If you wish to view how previous students rated this unit, please go to http://www.monash.edu.au/unit-evaluation-reports/

Improvements to this unit

Student feedback on the first-ever offering of this unit in first semester 2008 was uniformly positive (if limited so far).  Some lectures might be improved by the addition of more practical examples of the principles presented.

Feedback for the second semester offering was not so good. The major problem appears to have been timely feedback on assignment work. Consideration will be given to assignment design to attempt to reduce the marking load for the lecturer (there are no tutors for this unit). An approach will also be made to the HoS to consider providing marking assistance for this unit.

Unit staff - contact details

Unit leader

Dr David Squire
Senior Lecturer
Phone +61 3 990 59013
Fax +61 3 990 55157

Lecturer(s) :

Dr David Squire
Senior Lecturer
Phone +61 3 990 59013
Fax +61 3 990 55157
Dr Saadat Alhashmi

Additional communication information

It is always a good idea to email the lecturer in advance if you wish to meet outside designated consultation hours. David Squire is also teaching at the Caulfield campus in first semester, and will thus often be away from his Clayton office.

Teaching and learning method

There will be two one-hour lectures per week in this unit. During lectures, the lecturer will present the theory underlying the topics in the unit, and illustrate this with concrete examples.

 There will also be a one-hour 'practice class' for the unit. The lecturer and tutors (if any) will be present for the practice class. Students are expected to work on example problems or their assignments during the practice class, and ask the teaching staff for assistance when necessary. Teaching staff may occasionally choose to explain a common problem to the whole class.

 Note that a practice class is not a tutorial. It is time for you to work on the example problems provided, with a staff member present to answer any questions you might have. To get value from the practice class, it is vital that you attempt the example problems provided.

 The practice classes are intended to be the primary mechanism for consultation in this unit.

Tutorial allocation

Students should register for a practice class using Allocate+. It will most likely be listed as a 'laboratory'.

Communication, participation and feedback

Monash aims to provide a learning environment in which students receive a range of ongoing feedback throughout their studies. You will receive feedback on your work and progress in this unit. This may take the form of group feedback, individual feedback, peer feedback, self-comparison, verbal and written feedback, discussions (on line and in class) as well as more formal feedback related to assignment marks and grades. You are encouraged to draw on a variety of feedback to enhance your learning.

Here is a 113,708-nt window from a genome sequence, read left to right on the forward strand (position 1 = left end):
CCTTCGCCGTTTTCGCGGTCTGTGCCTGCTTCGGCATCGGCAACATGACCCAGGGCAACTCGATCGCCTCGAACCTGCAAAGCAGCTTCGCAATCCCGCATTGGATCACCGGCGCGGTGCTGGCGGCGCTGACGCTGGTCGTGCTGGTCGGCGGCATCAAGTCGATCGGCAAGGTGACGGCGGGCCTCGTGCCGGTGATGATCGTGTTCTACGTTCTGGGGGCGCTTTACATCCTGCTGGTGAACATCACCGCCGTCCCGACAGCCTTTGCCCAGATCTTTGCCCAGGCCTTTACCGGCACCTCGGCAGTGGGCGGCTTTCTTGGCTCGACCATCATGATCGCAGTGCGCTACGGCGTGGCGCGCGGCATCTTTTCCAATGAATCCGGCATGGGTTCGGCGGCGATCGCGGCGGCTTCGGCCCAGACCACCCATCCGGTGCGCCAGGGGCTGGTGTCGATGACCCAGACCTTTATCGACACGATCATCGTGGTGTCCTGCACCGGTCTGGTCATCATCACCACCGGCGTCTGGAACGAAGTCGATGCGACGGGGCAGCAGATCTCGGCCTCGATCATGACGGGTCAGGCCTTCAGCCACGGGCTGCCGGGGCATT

It is essential that you take action immediately if you realise that you have a problem that is affecting your study. Semesters are short, so we can help you best if you let us know as soon as problems arise. Regardless of whether the problem is related directly to your progress in the unit, if it is likely to interfere with your progress you should discuss it with your lecturer or a Community Service counsellor as soon as possible.

Unit Schedule

Week Topic References/Readings Key dates
1 Introduction to FIT3077; What is Software Architecture?; Object-Oriented Analysis using UML Bass L., Clements P. and Kazman R. Software Architecture in Practice, Addison-Wesley, 2nd ed., 2003, Ch. 2.; Fowler, Martin, UML Distilled, Addison-Wesley, 1997, 2000, or 2003.  
2 Object-Oriented Analysis using UML Fowler, Martin, UML Distilled, Addison-Wesley, 1997, 2000, or 2003. Assignment One specification available
3 Principles of Object-Oriented Analysis and Design; Design Patterns Page-Jones, Meilir, Fundamentals of Object-Oriented Design in UML, Addison-Wesley, 2000 (Ch. 8, 9); Gamma, Erich; Helm, Richard; Johnson, Ralph; and Vlissides, John, Design Patterns: Elements of Reusable Object-Oriented Software, Addison-Wesley, 1995, Chs. 1, 3, 4, 5.  
4 Principles of Object-Oriented Design Martin, Robert C., Design Principles and Design Patterns, 2000 (available via Blackboard). Assignment One due
5 Principles of Object-Oriented Design Martin, Robert C., Design Principles and Design Patterns, 2000 (available via Blackboard).; Martin, Robert C., Granularity, 1997 (available via Blackboard). Assignment Two, Stage One specification available
6 Design Principles and Design Patterns Martin, Robert C., Design Principles and Design Patterns, 2000 (available via Blackboard).  
Mid semester break
7 Analysis Patterns; Refactoring Fowler, Martin, Analysis Patterns: Reusable Object Models, Addison-Wesley, 1997 (Chs. 1, 2); Fowler, Martin, Refactoring: Improving the Design of Existing Code, Addison-Wesley, 1999, Chs. 1, 2, 7.